Partnership to Launch Chinese Subscription VOD Service29 Jun, 2012 By: Erik Gruenwedel
Jiaflix has license agreement with Paramount Home Media Distribution
Jiaflix Enterprises, a nascent Los Angeles-based SVOD platform, together with a subsidiary of the state-run China Movie Channel are planning to launch service in the communist country featuring Chinese and Hollywood movies.
Prefix “Jia” means home or house in Chinese, while suffix, “flix,” of course is synonymous with Netflix, which created the SVOD rental market. Jiaflix and M1905 — the latter operated under the State Administration of Radio, Film and Television of the People's Republic of China — would also offer content on transactional VOD for connected devices including portable. No launch date or price points were disclosed.
Earlier this month, M1905’s mobile television service officially started operations with China Mobile and China Telecom's mobile video service allowing M1905 to provide officially licensed content and VOD service to the more than 100 million 3G mobile subscribers in the communist country.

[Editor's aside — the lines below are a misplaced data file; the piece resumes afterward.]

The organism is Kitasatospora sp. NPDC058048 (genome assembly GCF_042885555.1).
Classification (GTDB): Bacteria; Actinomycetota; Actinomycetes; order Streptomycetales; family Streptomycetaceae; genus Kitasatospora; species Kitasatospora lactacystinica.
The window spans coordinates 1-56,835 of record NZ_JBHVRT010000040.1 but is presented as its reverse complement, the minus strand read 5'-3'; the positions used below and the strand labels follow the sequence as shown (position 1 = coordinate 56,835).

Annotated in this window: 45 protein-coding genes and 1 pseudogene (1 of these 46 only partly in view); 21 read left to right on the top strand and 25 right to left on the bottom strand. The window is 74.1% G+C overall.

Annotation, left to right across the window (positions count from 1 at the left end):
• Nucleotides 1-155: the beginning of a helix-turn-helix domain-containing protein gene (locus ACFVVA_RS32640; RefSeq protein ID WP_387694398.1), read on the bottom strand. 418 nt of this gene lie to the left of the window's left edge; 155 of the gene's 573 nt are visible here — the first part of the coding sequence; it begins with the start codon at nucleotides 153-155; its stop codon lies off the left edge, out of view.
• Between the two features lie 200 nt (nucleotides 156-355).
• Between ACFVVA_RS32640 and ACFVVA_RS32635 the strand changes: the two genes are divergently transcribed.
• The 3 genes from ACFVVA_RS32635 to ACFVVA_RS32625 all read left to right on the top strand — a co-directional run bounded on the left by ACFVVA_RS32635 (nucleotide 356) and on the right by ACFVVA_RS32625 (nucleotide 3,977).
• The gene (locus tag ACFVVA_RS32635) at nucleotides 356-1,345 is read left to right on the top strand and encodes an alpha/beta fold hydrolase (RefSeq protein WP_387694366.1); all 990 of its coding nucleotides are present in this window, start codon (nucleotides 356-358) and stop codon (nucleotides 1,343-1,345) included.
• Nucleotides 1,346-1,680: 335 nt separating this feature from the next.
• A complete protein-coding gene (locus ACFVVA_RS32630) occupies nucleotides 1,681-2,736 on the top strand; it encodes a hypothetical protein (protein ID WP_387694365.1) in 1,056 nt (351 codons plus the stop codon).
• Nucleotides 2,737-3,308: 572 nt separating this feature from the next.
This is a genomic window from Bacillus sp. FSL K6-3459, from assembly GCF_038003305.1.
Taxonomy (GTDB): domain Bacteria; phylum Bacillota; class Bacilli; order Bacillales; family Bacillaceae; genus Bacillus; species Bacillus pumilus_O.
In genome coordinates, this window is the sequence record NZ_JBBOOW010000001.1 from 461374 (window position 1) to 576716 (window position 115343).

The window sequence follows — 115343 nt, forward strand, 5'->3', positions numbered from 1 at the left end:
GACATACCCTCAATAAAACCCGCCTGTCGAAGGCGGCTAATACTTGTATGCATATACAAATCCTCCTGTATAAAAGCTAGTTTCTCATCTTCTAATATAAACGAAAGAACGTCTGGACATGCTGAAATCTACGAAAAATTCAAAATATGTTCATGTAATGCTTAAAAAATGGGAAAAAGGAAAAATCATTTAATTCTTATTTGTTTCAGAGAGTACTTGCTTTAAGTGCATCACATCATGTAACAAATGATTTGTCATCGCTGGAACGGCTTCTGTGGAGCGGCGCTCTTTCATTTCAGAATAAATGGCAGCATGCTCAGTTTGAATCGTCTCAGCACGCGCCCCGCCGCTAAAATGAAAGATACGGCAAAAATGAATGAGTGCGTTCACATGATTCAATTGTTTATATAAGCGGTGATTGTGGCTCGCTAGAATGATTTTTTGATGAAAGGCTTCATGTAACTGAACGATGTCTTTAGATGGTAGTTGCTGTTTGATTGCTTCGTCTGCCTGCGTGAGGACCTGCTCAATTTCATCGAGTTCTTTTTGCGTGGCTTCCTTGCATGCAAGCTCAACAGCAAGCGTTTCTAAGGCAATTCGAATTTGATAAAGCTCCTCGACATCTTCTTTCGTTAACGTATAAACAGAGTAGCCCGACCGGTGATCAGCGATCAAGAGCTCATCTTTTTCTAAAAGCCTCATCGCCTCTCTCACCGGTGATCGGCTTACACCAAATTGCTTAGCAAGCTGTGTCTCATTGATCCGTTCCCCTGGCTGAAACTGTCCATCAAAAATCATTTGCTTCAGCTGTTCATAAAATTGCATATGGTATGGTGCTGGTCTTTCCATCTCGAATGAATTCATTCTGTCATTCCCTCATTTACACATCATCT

China, the most populous country in the world, has become a major focus (in addition to other international markets) for Hollywood studios seeking to generate incremental revenue from new release and catalog content. China, which recently expanded imports of foreign theatrical movies, has the largest number of online users in the world.
Jiaflix is operated by Sid Ganis, former vice chairman of Sony Pictures, Marc Ganis, a sports marketing executive, and Kenneth Huang, a Chinese based entrepreneur. The service also announced it signed a multiyear licensing deal with Paramount Pictures to include titles from the studio’s film library for both SVOD and TVOD.
“This is an important step for Paramount in terms of positioning our product in China,” said Hal Richardson, president, Paramount Home Media Distribution, in a statement. “Paramount has worked with China Movie Channel for many years and we are happy to be expanding our relationship and online movie viewership in China through our deal with Jiaflix.”